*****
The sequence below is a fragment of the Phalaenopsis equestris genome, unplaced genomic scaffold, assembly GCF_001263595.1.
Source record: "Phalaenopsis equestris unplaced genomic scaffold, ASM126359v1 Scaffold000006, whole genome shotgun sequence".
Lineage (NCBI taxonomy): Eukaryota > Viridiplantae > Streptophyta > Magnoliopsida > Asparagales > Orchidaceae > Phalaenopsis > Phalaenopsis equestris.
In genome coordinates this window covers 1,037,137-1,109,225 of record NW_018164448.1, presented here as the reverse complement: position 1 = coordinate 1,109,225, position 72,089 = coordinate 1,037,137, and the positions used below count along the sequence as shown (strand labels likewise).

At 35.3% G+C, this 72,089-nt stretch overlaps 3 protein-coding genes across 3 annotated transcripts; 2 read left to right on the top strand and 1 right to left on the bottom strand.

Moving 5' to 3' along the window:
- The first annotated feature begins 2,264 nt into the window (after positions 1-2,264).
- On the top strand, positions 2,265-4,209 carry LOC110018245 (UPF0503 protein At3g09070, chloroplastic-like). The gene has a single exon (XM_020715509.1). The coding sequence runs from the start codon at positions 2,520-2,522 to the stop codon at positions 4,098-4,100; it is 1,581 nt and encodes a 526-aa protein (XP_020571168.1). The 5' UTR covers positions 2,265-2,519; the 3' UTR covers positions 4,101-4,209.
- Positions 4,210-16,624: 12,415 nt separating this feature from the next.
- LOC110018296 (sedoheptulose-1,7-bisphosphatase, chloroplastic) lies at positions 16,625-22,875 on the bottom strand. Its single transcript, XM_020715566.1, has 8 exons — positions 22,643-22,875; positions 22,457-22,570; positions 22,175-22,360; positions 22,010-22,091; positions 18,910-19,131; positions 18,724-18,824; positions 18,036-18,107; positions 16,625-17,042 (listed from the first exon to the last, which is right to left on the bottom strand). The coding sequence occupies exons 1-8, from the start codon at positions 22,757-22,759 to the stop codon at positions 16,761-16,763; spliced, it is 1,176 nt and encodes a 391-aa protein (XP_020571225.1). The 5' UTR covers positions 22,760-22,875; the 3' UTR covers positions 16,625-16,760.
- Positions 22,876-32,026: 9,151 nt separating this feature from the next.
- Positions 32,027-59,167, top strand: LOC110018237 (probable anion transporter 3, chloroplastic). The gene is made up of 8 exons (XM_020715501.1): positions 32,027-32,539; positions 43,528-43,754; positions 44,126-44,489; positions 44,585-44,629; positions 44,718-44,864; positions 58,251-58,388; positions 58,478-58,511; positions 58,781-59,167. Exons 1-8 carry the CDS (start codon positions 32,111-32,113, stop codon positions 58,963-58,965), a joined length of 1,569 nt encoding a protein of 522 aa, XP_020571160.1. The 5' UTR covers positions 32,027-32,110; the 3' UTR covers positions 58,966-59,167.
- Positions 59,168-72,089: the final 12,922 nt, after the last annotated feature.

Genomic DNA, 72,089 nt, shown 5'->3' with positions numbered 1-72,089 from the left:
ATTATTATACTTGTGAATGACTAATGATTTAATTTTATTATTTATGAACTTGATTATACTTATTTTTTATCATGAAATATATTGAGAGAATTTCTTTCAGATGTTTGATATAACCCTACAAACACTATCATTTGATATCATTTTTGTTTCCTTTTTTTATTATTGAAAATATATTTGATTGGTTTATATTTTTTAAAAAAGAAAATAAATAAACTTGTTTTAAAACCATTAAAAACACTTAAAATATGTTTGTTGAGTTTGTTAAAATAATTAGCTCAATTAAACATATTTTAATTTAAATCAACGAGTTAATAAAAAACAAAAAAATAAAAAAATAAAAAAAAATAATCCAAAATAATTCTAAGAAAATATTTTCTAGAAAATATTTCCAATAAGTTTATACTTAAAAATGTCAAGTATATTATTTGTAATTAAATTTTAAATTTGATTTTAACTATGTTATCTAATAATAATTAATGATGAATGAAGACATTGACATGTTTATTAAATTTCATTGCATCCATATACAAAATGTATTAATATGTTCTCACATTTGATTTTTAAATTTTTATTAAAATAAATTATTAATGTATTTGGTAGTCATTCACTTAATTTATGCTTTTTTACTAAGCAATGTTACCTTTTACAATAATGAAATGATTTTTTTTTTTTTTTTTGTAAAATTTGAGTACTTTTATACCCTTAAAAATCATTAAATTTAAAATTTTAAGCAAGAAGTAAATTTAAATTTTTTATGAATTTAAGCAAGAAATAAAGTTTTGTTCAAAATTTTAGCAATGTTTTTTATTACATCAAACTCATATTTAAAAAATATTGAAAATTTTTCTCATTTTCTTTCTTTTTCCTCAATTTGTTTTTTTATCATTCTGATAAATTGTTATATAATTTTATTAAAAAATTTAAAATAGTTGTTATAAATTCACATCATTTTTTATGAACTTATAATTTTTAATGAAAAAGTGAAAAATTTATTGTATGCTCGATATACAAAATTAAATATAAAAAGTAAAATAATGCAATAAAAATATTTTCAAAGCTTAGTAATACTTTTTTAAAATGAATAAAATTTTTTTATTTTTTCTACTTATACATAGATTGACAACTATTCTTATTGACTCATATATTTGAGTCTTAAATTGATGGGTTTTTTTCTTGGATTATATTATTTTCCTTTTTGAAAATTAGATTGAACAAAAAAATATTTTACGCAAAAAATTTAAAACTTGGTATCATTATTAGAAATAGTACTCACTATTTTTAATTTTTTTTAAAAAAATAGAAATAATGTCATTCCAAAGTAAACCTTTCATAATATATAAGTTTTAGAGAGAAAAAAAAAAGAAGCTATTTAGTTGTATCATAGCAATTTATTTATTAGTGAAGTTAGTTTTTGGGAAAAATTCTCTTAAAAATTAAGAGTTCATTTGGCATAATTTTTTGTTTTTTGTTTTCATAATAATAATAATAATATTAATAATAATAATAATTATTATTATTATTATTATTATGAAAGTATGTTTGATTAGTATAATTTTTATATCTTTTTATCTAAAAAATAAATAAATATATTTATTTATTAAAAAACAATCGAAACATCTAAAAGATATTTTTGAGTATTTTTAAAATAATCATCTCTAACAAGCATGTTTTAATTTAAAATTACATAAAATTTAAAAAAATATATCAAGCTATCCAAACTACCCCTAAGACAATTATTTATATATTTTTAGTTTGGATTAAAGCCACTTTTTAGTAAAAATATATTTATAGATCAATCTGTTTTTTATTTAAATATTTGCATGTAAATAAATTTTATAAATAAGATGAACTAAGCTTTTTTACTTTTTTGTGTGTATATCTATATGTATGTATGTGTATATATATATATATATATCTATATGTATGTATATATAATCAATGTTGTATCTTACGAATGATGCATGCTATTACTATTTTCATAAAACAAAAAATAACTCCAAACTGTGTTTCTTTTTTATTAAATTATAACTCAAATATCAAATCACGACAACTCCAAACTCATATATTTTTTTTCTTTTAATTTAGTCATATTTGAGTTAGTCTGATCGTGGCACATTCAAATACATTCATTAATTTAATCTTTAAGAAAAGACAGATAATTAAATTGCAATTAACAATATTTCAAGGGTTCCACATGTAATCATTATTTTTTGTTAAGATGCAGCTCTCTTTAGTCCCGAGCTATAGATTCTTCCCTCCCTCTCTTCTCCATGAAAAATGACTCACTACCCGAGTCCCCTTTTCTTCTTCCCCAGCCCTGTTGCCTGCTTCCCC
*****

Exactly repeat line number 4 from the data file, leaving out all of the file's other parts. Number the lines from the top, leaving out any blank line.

In genome coordinates this window covers 1,037,137-1,109,225 of record NW_018164448.1, presented here as the reverse complement: position 1 = coordinate 1,109,225, position 72,089 = coordinate 1,037,137, and the positions used below count along the sequence as shown (strand labels likewise).